St Andrew's Church

St Andrews Church



Fallen Trees

Due to a number of trees being uprooted in the recent high winds the benefice are requesting that you do not enter the church grounds until further notice.

Please do not attempt to remove any branches from the fallen trees.


Several other trees have also been identified as being in a

dangerous condition, they are unstable and there is a risk of injury.

These will be removed over the next few months.

Please DO NOT enter the church grounds via the vehicular route.

Person wishing to visit graves in the new section of the graveyard are requested to approach via the pedestrian footpath.

Church Tower

The South Trinity Broads Benefice PCC has been advised to keep St. Andrews Church closed to the public whilst they await the results of a  structural survey on the church tower. 

       Please remain alert and only visit during daylight hours.



                               ST ANDREW’S CHURCH

                              A BEAUTIFUL PLACE TO VISIT

St Andrew's Church dates from the 13th Century, but various Norman mouldings point to an even earlier building on this site.

There is a reference to a church in Stokesby in the Doomsday Book.

The church of St Andrew to give it its correct name is registered in

the Doomsday Book.


This dates the church as being built before 1086 when the Doomsday book was commissioned by William the Conquerer.


It is recorded as:

Stoches / Stokesbei / bey: William d'Écouis. Church, 2 salthouses. 180 sheep.

This means that there has been a church on this site for over 900 yrs

The tower is from the Early English period (1200-75), and the first Rector to be recorded was Thomas de Ormesby in 1283.

In the ‘Church Bells of Norfolk’ dated 1872, there is an entry stating that in St Andrew's Church Stokesby there is a single bell inscribed ‘Edw. Tooke made me, 1679’. The bell is described as weighing 6cwt.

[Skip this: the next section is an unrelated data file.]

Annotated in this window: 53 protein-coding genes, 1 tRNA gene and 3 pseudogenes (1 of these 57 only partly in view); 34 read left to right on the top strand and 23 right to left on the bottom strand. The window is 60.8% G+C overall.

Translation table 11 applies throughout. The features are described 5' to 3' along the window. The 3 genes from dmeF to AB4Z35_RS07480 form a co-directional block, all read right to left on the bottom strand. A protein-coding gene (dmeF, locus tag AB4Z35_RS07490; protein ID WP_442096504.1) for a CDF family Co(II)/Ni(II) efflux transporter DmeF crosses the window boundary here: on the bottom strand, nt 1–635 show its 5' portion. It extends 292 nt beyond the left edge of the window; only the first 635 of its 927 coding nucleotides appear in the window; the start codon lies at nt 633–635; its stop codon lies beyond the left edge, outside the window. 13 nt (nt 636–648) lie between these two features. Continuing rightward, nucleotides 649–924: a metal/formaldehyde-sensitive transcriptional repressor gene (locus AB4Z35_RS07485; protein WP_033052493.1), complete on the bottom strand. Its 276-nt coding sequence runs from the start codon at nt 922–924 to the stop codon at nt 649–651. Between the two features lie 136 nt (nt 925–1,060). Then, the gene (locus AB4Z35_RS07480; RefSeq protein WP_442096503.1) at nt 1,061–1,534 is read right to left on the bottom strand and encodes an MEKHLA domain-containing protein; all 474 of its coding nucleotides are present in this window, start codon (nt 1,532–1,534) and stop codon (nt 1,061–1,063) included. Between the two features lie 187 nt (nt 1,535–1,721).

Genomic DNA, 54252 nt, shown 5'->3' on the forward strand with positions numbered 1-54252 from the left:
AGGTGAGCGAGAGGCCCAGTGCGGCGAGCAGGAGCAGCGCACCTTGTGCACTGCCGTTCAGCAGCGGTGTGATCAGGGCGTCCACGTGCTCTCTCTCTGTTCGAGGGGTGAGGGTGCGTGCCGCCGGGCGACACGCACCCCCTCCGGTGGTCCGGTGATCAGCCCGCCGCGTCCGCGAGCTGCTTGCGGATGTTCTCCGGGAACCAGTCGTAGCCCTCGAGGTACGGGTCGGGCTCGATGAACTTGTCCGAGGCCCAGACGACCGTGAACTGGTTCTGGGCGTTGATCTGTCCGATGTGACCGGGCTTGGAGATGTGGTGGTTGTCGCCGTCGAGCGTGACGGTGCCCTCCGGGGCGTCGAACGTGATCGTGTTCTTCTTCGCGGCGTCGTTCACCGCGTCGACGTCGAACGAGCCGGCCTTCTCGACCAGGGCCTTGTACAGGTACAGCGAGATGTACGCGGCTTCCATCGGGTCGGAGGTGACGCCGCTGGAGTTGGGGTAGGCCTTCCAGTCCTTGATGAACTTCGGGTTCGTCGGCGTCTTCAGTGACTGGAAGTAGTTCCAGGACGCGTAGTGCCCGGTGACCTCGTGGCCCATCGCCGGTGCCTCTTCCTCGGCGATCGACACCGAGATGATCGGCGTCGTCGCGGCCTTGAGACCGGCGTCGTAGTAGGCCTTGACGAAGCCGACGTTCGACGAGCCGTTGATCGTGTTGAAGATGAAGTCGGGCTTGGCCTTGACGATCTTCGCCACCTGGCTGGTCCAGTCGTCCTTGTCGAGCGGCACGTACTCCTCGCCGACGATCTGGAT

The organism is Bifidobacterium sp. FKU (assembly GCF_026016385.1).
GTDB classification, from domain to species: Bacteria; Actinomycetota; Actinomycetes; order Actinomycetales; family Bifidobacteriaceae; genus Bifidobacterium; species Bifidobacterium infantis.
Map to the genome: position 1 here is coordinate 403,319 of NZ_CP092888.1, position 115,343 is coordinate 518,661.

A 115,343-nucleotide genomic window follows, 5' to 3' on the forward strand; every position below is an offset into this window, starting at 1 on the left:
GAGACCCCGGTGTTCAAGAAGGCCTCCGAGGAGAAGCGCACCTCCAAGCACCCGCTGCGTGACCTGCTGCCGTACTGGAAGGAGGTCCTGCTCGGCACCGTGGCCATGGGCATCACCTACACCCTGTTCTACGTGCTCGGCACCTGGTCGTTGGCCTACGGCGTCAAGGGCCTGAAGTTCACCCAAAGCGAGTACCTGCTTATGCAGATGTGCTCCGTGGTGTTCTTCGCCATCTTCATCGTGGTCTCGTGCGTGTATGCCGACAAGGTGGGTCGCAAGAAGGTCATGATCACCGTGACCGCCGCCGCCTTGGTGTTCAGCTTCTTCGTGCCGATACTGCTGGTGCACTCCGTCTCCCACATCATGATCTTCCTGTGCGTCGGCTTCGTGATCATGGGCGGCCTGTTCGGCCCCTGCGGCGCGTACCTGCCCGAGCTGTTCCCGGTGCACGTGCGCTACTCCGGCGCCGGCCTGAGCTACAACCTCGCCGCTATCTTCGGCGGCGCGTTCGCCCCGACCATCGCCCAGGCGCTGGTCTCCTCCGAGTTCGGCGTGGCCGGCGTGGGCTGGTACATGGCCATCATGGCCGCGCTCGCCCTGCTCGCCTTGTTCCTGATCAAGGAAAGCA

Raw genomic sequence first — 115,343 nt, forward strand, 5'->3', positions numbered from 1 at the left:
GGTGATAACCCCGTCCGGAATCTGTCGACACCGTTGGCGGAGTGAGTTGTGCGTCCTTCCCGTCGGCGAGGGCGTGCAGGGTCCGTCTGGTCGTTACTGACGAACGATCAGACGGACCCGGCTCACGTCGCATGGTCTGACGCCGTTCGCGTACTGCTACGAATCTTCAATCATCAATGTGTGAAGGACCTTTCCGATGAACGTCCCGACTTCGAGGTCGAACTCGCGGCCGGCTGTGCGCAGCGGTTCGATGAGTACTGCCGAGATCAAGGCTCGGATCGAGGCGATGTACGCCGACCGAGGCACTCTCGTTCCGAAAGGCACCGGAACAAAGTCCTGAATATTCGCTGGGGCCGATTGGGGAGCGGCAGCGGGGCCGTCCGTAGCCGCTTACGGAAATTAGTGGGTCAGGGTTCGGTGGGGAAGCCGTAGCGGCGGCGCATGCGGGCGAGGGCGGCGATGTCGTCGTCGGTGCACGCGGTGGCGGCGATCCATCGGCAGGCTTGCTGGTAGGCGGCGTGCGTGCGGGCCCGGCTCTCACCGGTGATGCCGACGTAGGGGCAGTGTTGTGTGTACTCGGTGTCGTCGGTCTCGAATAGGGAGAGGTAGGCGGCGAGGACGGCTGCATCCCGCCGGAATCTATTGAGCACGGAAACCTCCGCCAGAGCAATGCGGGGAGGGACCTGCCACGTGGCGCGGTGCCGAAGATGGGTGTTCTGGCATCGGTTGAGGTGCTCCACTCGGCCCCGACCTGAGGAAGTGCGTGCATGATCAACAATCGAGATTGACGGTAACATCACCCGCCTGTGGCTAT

Between 1856-8, there was a complete restoration: some ancient wall paintings were uncovered but were unfortunately obliterated by unknowing workmen.

The Cradle Roof of the nave is a copy of the original one; reed thatching is a local Norfolk craft. The Medieval Rood Screen has been removed, and the decorated iron ring on the main door is very old, probably the fourteenth century.

The first Register dates back to 1566 in the reign of Queen Elizabeth 1st  and is beautifully inscribed on parchment.

The church possesses a Paraphrase of the Gospels and Act by Erasmus 1466-1536 which must be some 70 years earlier than our Authorized, or King James Version of the Bible.

Stokesby has some of the finest brasses in Norfolk. The earliest depicts Sir Edmund de Clere in a cumbrous helmet with raised visor and is dated 1488, his wife Elizabeth is with him in an elegant horned head-dress.

Sir Edmund de Clere

Elizabeth de Clere

The two boards on display in the church show some of the remains of brasses found in the church.

The rear pews have the original “poppy heads” from the Middle Ages: they depict a nun at prayer with her rosary, an eagle, a Talbot, a greyhound and a lion with a shield with cross (believed to be the arms of the Berney family).

Watch the video for a unique view of
St Andrew’s Church